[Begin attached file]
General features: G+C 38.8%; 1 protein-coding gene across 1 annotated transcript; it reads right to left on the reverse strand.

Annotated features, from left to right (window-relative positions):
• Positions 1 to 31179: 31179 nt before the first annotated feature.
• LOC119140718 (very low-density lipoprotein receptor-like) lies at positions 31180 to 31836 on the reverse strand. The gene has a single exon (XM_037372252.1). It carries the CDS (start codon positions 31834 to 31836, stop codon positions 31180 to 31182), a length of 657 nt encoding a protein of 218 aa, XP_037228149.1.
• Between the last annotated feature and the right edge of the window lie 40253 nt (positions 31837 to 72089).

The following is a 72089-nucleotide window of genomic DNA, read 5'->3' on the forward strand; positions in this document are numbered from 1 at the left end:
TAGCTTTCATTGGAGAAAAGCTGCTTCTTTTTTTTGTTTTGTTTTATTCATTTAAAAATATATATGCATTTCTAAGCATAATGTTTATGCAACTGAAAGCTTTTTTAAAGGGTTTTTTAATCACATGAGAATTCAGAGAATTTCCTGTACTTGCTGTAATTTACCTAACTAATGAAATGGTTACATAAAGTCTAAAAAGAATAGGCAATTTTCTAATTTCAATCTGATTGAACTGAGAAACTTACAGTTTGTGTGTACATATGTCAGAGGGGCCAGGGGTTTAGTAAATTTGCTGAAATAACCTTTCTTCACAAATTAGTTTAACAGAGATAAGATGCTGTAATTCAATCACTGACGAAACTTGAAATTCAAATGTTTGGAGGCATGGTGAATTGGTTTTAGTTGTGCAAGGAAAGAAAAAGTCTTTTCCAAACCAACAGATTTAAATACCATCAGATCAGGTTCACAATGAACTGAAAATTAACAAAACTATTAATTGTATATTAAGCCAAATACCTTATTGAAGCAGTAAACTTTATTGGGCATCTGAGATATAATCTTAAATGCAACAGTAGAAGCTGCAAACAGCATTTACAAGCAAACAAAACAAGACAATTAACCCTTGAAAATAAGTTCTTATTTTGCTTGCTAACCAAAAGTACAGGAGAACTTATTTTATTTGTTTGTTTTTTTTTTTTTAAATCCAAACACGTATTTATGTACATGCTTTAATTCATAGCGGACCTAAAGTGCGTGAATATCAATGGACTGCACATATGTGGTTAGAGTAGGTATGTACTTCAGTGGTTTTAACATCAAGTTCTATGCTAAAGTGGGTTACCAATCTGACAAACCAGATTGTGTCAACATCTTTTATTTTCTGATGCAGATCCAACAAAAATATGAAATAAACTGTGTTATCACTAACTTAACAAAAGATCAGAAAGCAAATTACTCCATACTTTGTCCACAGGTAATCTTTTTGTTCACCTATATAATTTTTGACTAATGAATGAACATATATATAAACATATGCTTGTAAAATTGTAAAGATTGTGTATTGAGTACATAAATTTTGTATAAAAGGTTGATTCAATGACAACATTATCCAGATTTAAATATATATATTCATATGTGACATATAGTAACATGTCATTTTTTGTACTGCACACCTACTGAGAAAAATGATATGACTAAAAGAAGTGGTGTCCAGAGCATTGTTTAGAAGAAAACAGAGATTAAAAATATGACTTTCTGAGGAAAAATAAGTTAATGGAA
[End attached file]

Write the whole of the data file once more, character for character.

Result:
General features: G+C 38.8%; 1 protein-coding gene across 1 annotated transcript; it reads right to left on the reverse strand.

Annotated features, from left to right (window-relative positions):
• Positions 1 to 31179: 31179 nt before the first annotated feature.
• LOC119140718 (very low-density lipoprotein receptor-like) lies at positions 31180 to 31836 on the reverse strand. The gene has a single exon (XM_037372252.1). It carries the CDS (start codon positions 31834 to 31836, stop codon positions 31180 to 31182), a length of 657 nt encoding a protein of 218 aa, XP_037228149.1.
• Between the last annotated feature and the right edge of the window lie 40253 nt (positions 31837 to 72089).

The following is a 72089-nucleotide window of genomic DNA, read 5'->3' on the forward strand; positions in this document are numbered from 1 at the left end:
TAGCTTTCATTGGAGAAAAGCTGCTTCTTTTTTTTGTTTTGTTTTATTCATTTAAAAATATATATGCATTTCTAAGCATAATGTTTATGCAACTGAAAGCTTTTTTAAAGGGTTTTTTAATCACATGAGAATTCAGAGAATTTCCTGTACTTGCTGTAATTTACCTAACTAATGAAATGGTTACATAAAGTCTAAAAAGAATAGGCAATTTTCTAATTTCAATCTGATTGAACTGAGAAACTTACAGTTTGTGTGTACATATGTCAGAGGGGCCAGGGGTTTAGTAAATTTGCTGAAATAACCTTTCTTCACAAATTAGTTTAACAGAGATAAGATGCTGTAATTCAATCACTGACGAAACTTGAAATTCAAATGTTTGGAGGCATGGTGAATTGGTTTTAGTTGTGCAAGGAAAGAAAAAGTCTTTTCCAAACCAACAGATTTAAATACCATCAGATCAGGTTCACAATGAACTGAAAATTAACAAAACTATTAATTGTATATTAAGCCAAATACCTTATTGAAGCAGTAAACTTTATTGGGCATCTGAGATATAATCTTAAATGCAACAGTAGAAGCTGCAAACAGCATTTACAAGCAAACAAAACAAGACAATTAACCCTTGAAAATAAGTTCTTATTTTGCTTGCTAACCAAAAGTACAGGAGAACTTATTTTATTTGTTTGTTTTTTTTTTTTTAAATCCAAACACGTATTTATGTACATGCTTTAATTCATAGCGGACCTAAAGTGCGTGAATATCAATGGACTGCACATATGTGGTTAGAGTAGGTATGTACTTCAGTGGTTTTAACATCAAGTTCTATGCTAAAGTGGGTTACCAATCTGACAAACCAGATTGTGTCAACATCTTTTATTTTCTGATGCAGATCCAACAAAAATATGAAATAAACTGTGTTATCACTAACTTAACAAAAGATCAGAAAGCAAATTACTCCATACTTTGTCCACAGGTAATCTTTTTGTTCACCTATATAATTTTTGACTAATGAATGAACATATATATAAACATATGCTTGTAAAATTGTAAAGATTGTGTATTGAGTACATAAATTTTGTATAAAAGGTTGATTCAATGACAACATTATCCAGATTTAAATATATATATTCATATGTGACATATAGTAACATGTCATTTTTTGTACTGCACACCTACTGAGAAAAATGATATGACTAAAAGAAGTGGTGTCCAGAGCATTGTTTAGAAGAAAACAGAGATTAAAAATATGACTTTCTGAGGAAAAATAAGTTAATGGAA